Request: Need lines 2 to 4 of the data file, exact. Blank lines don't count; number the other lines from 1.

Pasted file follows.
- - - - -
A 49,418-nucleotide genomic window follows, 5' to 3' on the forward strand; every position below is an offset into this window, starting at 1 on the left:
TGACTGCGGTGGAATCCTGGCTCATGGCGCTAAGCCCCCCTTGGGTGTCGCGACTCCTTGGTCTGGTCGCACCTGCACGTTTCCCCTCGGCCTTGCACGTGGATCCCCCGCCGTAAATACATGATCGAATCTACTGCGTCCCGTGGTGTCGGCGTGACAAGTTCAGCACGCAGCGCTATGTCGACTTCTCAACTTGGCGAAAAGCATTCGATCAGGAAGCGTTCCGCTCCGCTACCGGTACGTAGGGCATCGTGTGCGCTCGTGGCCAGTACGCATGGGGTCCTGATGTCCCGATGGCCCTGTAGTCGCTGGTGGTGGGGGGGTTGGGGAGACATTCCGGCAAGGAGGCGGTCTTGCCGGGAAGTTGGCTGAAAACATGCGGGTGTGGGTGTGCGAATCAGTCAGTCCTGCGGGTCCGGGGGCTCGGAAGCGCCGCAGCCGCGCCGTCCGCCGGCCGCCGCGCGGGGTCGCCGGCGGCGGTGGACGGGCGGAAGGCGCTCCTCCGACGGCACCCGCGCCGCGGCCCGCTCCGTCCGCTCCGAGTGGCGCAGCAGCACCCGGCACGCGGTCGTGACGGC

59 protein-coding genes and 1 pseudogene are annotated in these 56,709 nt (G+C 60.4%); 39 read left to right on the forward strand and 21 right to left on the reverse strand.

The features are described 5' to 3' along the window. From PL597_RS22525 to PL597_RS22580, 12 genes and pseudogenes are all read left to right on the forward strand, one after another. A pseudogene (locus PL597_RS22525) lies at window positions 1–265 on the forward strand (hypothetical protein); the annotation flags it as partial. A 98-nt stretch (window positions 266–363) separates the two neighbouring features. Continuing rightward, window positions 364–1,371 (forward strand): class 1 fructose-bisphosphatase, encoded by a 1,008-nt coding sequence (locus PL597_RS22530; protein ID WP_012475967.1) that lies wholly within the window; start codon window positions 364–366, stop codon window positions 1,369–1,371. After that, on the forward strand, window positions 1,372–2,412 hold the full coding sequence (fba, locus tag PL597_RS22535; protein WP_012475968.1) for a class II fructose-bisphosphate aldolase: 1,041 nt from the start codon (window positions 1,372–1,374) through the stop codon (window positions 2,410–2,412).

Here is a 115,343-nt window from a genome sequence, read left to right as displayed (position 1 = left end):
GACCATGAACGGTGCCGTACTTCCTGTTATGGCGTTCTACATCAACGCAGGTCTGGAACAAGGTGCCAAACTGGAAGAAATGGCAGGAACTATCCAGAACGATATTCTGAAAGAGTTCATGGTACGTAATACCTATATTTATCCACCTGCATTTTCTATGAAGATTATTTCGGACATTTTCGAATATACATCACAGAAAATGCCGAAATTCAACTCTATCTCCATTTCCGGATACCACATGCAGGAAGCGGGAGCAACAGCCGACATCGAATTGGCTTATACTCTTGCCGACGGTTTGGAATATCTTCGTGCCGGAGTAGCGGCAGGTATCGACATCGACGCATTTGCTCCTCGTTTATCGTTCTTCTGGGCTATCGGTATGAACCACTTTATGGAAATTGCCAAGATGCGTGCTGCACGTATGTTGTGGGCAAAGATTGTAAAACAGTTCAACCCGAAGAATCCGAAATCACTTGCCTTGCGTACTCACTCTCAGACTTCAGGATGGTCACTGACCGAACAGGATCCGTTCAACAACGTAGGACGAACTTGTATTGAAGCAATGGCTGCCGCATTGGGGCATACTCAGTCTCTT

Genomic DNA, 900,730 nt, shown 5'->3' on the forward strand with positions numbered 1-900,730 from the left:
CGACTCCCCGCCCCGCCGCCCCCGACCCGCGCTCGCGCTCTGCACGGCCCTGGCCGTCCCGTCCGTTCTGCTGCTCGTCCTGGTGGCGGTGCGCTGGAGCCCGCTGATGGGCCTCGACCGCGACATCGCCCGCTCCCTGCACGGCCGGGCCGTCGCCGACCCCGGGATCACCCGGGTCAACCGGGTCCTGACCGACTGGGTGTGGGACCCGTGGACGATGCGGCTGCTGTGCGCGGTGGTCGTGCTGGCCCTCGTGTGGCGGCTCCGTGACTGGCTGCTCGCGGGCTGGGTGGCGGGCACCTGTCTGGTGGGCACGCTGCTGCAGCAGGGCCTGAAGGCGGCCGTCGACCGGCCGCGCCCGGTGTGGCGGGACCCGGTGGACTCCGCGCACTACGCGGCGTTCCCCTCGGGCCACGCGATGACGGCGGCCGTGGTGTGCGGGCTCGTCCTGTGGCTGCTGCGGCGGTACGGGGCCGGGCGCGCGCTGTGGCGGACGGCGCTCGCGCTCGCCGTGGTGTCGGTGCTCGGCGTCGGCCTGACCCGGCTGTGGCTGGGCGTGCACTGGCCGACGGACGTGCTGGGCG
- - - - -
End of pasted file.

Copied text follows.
TGACTGCGGTGGAATCCTGGCTCATGGCGCTAAGCCCCCCTTGGGTGTCGCGACTCCTTGGTCTGGTCGCACCTGCACGTTTCCCCTCGGCCTTGCACGTGGATCCCCCGCCGTAAATACATGATCGAATCTACTGCGTCCCGTGGTGTCGGCGTGACAAGTTCAGCACGCAGCGCTATGTCGACTTCTCAACTTGGCGAAAAGCATTCGATCAGGAAGCGTTCCGCTCCGCTACCGGTACGTAGGGCATCGTGTGCGCTCGTGGCCAGTACGCATGGGGTCCTGATGTCCCGATGGCCCTGTAGTCGCTGGTGGTGGGGGGGTTGGGGAGACATTCCGGCAAGGAGGCGGTCTTGCCGGGAAGTTGGCTGAAAACATGCGGGTGTGGGTGTGCGAATCAGTCAGTCCTGCGGGTCCGGGGGCTCGGAAGCGCCGCAGCCGCGCCGTCCGCCGGCCGCCGCGCGGGGTCGCCGGCGGCGGTGGACGGGCGGAAGGCGCTCCTCCGACGGCACCCGCGCCGCGGCCCGCTCCGTCCGCTCCGAGTGGCGCAGCAGCACCCGGCACGCGGTCGTGACGGC

59 protein-coding genes and 1 pseudogene are annotated in these 56,709 nt (G+C 60.4%); 39 read left to right on the forward strand and 21 right to left on the reverse strand.

The features are described 5' to 3' along the window. From PL597_RS22525 to PL597_RS22580, 12 genes and pseudogenes are all read left to right on the forward strand, one after another. A pseudogene (locus PL597_RS22525) lies at window positions 1–265 on the forward strand (hypothetical protein); the annotation flags it as partial. A 98-nt stretch (window positions 266–363) separates the two neighbouring features. Continuing rightward, window positions 364–1,371 (forward strand): class 1 fructose-bisphosphatase, encoded by a 1,008-nt coding sequence (locus PL597_RS22530; protein ID WP_012475967.1) that lies wholly within the window; start codon window positions 364–366, stop codon window positions 1,369–1,371. After that, on the forward strand, window positions 1,372–2,412 hold the full coding sequence (fba, locus tag PL597_RS22535; protein WP_012475968.1) for a class II fructose-bisphosphate aldolase: 1,041 nt from the start codon (window positions 1,372–1,374) through the stop codon (window positions 2,410–2,412).